Amira says: Luckily, we have a huge variety of treatment options available, ranging from arthroscopy, surgery, conservative medical management to physiotherapy and acupuncture. Home management plays an important role. The most important factor in dealing with arthritis is ensuring the patient is at its ideal bodyweight. Any excess weight will put extra strain on the joints. Regular, short and controlled exercise is far better than giving your arthritic dog one long walk a day. Stairs and jumping should be avoided and car ramps are a good way to aid the quality of life in elderly dogs. Orthopaedic dog beds will also ensure comfort at home. Your vet will determine the best pain management regime for the individual patient. Often a multimodal approach will provide the best results. Fortunately, there is a wide array of medication available that target various pain receptors. A combination of anti-inflammatory and analgesics should be carefully tailored to the individual patient. With time, depending on the progression of the disease, the dose or medication may need to be adapted. In addition, alternative therapy including hydrotherapy, physiotherapy, laser therapy, electrical stimulation and acupuncture have proven to be extremely beneficial. The function and mobility of joints as well as muscles can be increased. Owners are able to apply certain techniques taught by a physiotherapist, including passive range of motion and strengthening exercises at home. Often, when used in addition to more conventional treatment, the greatest results can be seen.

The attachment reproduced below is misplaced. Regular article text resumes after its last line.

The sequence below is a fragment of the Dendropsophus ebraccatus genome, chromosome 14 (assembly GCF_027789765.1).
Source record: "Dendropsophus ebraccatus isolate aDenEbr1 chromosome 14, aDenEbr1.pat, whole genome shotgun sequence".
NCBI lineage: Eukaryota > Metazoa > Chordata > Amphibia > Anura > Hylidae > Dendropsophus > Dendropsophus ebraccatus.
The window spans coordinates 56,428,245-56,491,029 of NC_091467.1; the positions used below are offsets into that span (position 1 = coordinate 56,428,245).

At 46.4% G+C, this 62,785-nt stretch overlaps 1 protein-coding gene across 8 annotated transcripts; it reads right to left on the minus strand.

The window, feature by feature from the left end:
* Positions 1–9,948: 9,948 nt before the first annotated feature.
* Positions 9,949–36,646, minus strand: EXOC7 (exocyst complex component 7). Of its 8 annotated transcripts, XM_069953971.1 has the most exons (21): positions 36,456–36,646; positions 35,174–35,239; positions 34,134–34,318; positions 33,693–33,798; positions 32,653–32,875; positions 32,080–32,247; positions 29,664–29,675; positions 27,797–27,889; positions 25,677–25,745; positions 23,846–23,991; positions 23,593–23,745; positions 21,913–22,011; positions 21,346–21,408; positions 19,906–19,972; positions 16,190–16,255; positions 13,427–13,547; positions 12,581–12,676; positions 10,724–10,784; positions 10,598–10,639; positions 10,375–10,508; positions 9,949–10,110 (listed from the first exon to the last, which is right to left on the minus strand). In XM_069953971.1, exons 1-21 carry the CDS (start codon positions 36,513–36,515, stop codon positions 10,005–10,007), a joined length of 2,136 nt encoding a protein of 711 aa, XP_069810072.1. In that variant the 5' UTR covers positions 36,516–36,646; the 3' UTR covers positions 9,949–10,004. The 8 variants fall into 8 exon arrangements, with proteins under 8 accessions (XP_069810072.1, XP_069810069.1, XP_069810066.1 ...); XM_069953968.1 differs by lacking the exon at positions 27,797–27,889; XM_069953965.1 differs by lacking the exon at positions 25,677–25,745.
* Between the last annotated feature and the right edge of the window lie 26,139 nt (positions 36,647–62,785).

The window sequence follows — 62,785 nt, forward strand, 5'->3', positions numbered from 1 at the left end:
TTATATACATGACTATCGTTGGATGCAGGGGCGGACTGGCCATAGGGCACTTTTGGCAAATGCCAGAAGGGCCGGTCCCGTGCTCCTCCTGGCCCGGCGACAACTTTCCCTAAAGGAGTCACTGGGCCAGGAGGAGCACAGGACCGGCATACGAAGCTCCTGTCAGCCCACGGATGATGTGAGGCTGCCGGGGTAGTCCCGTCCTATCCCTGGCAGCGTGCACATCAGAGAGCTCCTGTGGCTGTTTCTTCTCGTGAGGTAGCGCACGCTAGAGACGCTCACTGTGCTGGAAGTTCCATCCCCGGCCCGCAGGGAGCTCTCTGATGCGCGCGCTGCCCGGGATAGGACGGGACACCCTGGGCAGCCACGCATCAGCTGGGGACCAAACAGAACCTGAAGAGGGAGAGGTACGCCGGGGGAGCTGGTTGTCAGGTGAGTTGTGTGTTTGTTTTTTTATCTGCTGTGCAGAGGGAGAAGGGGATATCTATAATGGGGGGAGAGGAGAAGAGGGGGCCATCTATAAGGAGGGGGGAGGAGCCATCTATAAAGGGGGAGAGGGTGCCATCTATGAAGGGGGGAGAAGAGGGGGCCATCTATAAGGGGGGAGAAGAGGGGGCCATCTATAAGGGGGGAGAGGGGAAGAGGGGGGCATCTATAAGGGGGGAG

Q&A: Gundog Vet
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